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Excerpt from The Myth of Private Equity: A Glimpse into Wall Street’s Transformative Investing by Jeffrey C. Hooke. Copyright (c) 2021 Jeffrey Hooke. Used in consultation with Columbia Business School Publishing. All rights reserved.
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When a publisher receives a book proposal, it is not uncommon for the publisher to ask outside authors, experts, and academics to review the proposal and provide comments on the content and marketability of the book. This book outlines the mediocre performance of leveraged buyout funds and the funds’ continued ability to hide that fact. A reviewer of a future editor of the book said:
Mr. Hooke can’t be right about the leveraged buyout industry. If it were, the participants in this part of the capital markets would suffer from mass hallucination!
This reviewer’s opinion is just wrong. The buyout phenomenon that has gripped numerous educated and experienced businesspeople is not a hallucination. Rather, it is a manifestation of the irrationality that grips Wall Street from time to time.
The private equity industry is no longer the same as it used to be
The buyout business is no longer what it was twenty years ago, and it thrives on a reputation for high returns that is undeserved today. This conclusion goes against the accepted wisdom of Wall Street – but as one bond trader said of common beliefs in the financial markets, “It is accepted wisdom until it is not.” It happened with the abrupt end of mortgage-backed securities and the dot-com stock craze . Despite numerous statistical studies that show that buyout funds are not performing as advertised, there is still a positive response in the industry at the moment. For example, in the past eighteen months, six new funds worth more than $ 10 billion have opened, and 2020 has been the best year for buyout fundraising. Last year, Calpers, the $ 400 billion California retirement plan that is the best cow for hundreds of institutions, announced that it would increase its allocation to private equity funds for better returns. However, the total value to deposit ratio of the plan for private equity investments over 35 years is only a modest 1.5 times, which moves the plan’s PE portfolio in the neutral territory compared to stocks.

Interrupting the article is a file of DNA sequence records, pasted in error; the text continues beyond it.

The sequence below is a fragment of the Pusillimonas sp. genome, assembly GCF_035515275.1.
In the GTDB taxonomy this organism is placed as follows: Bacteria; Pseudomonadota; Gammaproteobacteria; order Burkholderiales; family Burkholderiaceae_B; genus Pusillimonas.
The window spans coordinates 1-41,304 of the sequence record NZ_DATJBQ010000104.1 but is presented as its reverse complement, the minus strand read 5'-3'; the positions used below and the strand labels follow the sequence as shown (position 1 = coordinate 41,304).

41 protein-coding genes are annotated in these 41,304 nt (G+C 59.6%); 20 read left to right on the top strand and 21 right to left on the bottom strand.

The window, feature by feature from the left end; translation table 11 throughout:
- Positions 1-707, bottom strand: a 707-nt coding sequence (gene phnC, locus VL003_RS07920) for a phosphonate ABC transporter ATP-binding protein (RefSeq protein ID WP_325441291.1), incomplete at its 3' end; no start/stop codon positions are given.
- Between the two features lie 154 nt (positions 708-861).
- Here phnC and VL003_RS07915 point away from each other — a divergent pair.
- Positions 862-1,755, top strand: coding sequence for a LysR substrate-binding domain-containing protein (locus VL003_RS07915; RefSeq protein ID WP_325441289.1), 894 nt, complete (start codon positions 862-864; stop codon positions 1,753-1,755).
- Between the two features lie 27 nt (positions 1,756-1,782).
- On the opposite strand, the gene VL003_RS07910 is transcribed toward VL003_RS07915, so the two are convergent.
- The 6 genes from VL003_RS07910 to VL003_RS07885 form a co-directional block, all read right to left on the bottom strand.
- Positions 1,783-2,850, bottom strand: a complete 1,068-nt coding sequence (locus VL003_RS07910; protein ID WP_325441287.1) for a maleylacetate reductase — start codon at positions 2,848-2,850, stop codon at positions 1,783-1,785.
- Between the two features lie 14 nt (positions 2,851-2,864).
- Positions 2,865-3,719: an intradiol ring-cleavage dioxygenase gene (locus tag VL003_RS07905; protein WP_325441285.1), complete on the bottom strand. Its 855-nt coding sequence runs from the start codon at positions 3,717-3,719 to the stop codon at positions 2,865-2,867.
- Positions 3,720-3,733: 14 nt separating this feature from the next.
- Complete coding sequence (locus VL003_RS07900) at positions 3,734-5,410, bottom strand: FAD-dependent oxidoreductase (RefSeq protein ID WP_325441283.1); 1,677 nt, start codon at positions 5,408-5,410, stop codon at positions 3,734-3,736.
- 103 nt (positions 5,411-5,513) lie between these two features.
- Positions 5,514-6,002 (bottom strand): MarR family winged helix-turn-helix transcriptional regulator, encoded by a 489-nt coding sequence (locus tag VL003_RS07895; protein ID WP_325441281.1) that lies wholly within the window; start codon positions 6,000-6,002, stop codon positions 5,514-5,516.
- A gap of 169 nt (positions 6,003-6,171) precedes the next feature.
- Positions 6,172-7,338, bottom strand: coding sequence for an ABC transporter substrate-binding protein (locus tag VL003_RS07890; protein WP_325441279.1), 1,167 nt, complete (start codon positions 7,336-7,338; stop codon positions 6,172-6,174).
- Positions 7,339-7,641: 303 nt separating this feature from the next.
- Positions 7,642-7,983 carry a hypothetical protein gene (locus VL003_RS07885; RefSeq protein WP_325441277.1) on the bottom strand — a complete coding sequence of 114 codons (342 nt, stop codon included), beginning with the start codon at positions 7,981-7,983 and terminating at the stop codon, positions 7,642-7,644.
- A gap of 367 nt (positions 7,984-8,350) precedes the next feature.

To what extent has the mystique of the industry remained unchallenged over these many years and has a lifespan two to three times longer than other investment trends? In part, the secrecy of the industry and the complexity of its data prevented the undaunted doubt Thomas from confirming suspicions. The mortgage-backed securities and dotcom assets were publicly traded, and over time, skeptics could point out negative information over and over again to build credibility. In contrast, the returns, fees and diversification features of the buyout asset class are shrouded in a fog of numbers. An examination of the performance over the past fifteen years depends on the value of the unsold companies in the industry, even if the high proportion of unsold investments – most recently 56 percent – suggests that only a few portfolio companies are willing buyers at reasonable prices to have. Otherwise, the funds would have sold the investments and moved on.
A self-sustaining feedback loop
Meanwhile, a self-sustaining feedback loop enables the industry to operate in a parallel universe where the laws of financial physics do not apply. To illustrate, buyout managers sell their product to beat the stock market. However, over the past fifteen years, the average fund has lagged the S&P 500. Managers say the product has lower risk than the stock market and low correlation with it, but both claims are disproved by the proven effect of leverage on the performance of company value. The established relationship between debt and equity is based on 60 years of classical finance theory and is supported by Nobel Prize winners such as William Sharpe, Harry Markowitz and Merton Miller. Dedicated, agency-approved accounting rules allow PE managers to market their own portfolios with minimal oversight and allow institutional investors to ignore expensive carried interest fees. This curiosity is reinforced by the fact that carried interest can also set in if a fund does worse than the stock market. “Don’t ask, don’t tell” becomes the institutional refrain of such high fees. A lack of regulatory standards gives the funds the leeway to choose between several benchmarks for performance evaluation and the top quartile ranking. Reliance on easily manipulable internal rate of return (IRR) measurements instead of the more neutral total value to deposit ratio skews actual economic returns at a time when investors need accuracy. The industry’s main customers – state and municipal pension schemes, university foundations, funds of funds, and charitable foundations – have administrators who oblige their employers to maintain careers on private equity, as the logical investment decision – a low-cost public equity index fund – eliminates the need for their own jobs. Regulatory agencies such as the IRS, the SEC, and the Department of Labor are noticeably lacking. And that closes the feedback loop that keeps the business running.
The longevity of the feedback loop rests on an important foundation, according to one observer: “Everyone makes money except the beneficiaries (the institutional investors), so the system lives on.” Private equity managers, investment advisors and institutional executives earn at the expense of government and local governments Pensioners, university students, umbrella fund customers and endowment scholars make a living.